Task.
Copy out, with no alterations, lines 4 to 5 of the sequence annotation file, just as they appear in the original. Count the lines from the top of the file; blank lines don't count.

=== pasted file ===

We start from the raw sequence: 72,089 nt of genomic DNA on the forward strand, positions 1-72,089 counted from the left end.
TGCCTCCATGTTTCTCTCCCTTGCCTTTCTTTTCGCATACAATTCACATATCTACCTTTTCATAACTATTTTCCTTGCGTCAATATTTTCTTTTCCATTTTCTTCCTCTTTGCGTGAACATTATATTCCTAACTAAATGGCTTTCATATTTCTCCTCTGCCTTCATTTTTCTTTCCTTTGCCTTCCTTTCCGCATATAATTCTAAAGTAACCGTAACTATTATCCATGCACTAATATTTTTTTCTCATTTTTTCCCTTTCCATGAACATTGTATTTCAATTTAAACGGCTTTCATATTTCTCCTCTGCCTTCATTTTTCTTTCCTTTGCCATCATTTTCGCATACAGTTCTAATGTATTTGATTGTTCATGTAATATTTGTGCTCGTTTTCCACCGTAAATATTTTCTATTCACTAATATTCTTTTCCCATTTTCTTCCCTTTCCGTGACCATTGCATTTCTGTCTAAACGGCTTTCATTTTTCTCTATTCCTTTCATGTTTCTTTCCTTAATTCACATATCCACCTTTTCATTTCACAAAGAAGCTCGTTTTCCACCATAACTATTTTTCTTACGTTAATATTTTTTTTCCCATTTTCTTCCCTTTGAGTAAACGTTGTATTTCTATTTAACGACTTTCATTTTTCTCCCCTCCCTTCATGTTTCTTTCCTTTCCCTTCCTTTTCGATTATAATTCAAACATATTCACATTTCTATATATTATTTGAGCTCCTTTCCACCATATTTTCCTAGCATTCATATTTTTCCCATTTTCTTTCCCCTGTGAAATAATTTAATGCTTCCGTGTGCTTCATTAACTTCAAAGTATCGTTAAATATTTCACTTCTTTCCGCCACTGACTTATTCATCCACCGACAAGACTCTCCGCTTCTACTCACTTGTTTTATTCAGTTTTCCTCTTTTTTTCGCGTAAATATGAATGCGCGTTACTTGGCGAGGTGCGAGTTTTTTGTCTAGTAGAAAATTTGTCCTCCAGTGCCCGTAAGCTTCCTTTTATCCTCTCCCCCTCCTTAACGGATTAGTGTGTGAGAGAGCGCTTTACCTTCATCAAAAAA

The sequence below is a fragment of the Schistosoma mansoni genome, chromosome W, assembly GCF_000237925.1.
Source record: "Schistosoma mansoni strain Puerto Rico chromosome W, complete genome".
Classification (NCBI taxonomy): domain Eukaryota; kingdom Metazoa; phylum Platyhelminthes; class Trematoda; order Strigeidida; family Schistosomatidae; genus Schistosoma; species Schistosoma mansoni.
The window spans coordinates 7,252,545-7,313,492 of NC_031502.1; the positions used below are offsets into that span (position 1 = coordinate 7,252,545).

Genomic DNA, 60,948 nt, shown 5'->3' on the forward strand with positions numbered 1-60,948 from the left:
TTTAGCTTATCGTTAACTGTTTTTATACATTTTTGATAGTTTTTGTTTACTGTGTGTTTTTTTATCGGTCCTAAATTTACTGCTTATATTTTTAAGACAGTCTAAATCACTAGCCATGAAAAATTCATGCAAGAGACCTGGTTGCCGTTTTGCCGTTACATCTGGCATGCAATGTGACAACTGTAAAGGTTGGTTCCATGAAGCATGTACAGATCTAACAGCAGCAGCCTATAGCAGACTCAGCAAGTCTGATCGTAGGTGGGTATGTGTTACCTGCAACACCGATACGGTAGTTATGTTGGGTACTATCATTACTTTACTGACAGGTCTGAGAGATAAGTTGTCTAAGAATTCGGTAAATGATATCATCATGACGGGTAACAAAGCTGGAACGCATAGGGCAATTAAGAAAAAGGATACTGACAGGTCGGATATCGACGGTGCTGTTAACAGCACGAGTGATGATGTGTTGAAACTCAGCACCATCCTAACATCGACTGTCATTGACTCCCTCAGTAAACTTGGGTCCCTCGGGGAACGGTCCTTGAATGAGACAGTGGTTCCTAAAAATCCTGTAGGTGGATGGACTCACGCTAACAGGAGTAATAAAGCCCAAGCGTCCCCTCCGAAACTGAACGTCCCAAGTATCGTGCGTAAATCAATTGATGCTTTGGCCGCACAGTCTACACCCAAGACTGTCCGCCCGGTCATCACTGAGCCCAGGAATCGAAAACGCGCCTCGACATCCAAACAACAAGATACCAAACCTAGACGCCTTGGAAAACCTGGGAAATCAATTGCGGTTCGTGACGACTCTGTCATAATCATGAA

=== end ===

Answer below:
Source record: "Schistosoma mansoni strain Puerto Rico chromosome W, complete genome".
Classification (NCBI taxonomy): domain Eukaryota; kingdom Metazoa; phylum Platyhelminthes; class Trematoda; order Strigeidida; family Schistosomatidae; genus Schistosoma; species Schistosoma mansoni.